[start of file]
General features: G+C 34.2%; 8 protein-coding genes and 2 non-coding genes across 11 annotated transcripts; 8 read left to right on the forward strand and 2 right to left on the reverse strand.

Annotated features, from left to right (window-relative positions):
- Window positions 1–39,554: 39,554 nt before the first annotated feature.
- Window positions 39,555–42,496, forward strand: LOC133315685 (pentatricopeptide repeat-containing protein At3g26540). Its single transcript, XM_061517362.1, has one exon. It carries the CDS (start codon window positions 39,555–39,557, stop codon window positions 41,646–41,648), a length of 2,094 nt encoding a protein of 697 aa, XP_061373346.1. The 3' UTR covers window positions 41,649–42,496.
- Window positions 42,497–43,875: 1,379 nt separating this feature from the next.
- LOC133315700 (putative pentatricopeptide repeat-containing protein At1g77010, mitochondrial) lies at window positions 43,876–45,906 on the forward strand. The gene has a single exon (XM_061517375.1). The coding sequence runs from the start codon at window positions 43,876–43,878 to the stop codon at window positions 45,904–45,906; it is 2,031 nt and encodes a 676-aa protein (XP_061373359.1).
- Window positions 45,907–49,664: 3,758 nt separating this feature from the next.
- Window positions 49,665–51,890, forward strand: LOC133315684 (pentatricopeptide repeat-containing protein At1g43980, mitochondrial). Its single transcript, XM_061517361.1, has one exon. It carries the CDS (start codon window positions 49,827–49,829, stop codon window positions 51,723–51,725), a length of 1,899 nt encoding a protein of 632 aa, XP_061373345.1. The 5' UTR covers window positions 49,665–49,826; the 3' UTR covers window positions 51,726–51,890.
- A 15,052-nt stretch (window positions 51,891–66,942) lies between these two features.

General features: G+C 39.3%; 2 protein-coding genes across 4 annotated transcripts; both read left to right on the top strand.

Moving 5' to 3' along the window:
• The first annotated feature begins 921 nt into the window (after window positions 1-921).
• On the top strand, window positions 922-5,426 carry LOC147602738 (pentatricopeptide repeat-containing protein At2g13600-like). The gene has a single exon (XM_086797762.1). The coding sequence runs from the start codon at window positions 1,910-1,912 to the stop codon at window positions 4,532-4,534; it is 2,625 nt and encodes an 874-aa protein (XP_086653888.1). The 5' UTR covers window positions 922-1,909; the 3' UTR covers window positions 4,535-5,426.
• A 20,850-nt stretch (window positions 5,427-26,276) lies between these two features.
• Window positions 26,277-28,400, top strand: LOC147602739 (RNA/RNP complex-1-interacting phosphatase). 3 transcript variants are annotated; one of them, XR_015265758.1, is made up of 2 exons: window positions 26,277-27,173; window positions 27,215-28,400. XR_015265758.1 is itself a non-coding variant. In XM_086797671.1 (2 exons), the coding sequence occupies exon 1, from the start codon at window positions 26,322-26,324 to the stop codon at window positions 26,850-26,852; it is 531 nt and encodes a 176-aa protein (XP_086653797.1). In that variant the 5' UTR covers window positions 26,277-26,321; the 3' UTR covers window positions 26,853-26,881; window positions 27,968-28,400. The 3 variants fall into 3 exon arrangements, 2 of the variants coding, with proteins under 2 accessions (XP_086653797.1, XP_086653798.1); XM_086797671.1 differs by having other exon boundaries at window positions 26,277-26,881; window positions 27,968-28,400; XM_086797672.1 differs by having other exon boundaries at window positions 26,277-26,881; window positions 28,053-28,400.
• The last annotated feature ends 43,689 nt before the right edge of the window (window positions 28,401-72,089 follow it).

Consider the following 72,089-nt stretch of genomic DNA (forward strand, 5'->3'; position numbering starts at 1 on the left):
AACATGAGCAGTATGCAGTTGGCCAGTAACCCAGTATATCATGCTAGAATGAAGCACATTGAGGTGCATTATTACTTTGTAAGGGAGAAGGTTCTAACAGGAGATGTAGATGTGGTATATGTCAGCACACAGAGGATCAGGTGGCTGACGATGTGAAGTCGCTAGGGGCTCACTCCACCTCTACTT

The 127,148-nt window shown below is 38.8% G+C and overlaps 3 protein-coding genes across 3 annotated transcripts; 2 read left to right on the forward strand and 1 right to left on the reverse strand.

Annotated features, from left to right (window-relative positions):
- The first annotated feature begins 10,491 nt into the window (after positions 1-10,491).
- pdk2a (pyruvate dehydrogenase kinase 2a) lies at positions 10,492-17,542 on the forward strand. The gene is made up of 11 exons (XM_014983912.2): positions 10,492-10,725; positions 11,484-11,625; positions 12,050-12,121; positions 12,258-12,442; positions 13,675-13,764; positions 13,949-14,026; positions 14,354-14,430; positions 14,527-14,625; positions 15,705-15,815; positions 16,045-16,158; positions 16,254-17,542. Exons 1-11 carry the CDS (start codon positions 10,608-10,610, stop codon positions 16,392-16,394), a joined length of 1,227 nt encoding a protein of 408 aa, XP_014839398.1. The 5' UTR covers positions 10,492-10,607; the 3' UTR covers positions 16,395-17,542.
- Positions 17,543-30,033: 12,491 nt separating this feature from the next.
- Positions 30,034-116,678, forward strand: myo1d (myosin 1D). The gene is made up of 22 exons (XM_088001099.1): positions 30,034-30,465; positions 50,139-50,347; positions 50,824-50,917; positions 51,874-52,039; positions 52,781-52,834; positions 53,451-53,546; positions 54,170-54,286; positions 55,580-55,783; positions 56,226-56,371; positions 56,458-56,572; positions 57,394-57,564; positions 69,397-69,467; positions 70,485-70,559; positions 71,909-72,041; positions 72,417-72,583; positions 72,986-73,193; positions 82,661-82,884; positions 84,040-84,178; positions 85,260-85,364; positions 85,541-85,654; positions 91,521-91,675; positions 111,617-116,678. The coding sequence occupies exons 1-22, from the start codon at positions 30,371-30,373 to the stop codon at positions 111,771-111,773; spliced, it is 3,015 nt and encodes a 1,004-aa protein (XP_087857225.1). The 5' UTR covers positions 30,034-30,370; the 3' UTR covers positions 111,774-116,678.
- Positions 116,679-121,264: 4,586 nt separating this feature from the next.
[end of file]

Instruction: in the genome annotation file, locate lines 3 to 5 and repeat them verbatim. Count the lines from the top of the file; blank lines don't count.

- Window positions 1–39,554: 39,554 nt before the first annotated feature.
- Window positions 39,555–42,496, forward strand: LOC133315685 (pentatricopeptide repeat-containing protein At3g26540). Its single transcript, XM_061517362.1, has one exon. It carries the CDS (start codon window positions 39,555–39,557, stop codon window positions 41,646–41,648), a length of 2,094 nt encoding a protein of 697 aa, XP_061373346.1. The 3' UTR covers window positions 41,649–42,496.
- Window positions 42,497–43,875: 1,379 nt separating this feature from the next.